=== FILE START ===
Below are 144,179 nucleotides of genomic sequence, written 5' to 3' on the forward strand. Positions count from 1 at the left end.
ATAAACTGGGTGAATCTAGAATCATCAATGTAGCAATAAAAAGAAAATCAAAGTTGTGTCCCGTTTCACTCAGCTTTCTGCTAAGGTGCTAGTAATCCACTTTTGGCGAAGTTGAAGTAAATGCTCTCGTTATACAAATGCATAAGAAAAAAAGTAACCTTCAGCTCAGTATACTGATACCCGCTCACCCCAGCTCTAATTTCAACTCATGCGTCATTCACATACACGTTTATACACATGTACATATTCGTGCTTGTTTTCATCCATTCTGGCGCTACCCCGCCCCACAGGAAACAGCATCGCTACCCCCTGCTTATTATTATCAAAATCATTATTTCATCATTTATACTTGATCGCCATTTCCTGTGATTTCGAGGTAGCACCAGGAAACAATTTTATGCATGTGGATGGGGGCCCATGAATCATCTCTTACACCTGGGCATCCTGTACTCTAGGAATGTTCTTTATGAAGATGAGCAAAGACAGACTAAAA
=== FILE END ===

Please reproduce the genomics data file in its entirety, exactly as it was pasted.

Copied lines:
Below are 144,179 nucleotides of genomic sequence, written 5' to 3' on the forward strand. Positions count from 1 at the left end.
ATAAACTGGGTGAATCTAGAATCATCAATGTAGCAATAAAAAGAAAATCAAAGTTGTGTCCCGTTTCACTCAGCTTTCTGCTAAGGTGCTAGTAATCCACTTTTGGCGAAGTTGAAGTAAATGCTCTCGTTATACAAATGCATAAGAAAAAAAGTAACCTTCAGCTCAGTATACTGATACCCGCTCACCCCAGCTCTAATTTCAACTCATGCGTCATTCACATACACGTTTATACACATGTACATATTCGTGCTTGTTTTCATCCATTCTGGCGCTACCCCGCCCCACAGGAAACAGCATCGCTACCCCCTGCTTATTATTATCAAAATCATTATTTCATCATTTATACTTGATCGCCATTTCCTGTGATTTCGAGGTAGCACCAGGAAACAATTTTATGCATGTGGATGGGGGCCCATGAATCATCTCTTACACCTGGGCATCCTGTACTCTAGGAATGTTCTTTATGAAGATGAGCAAAGACAGACTAAAA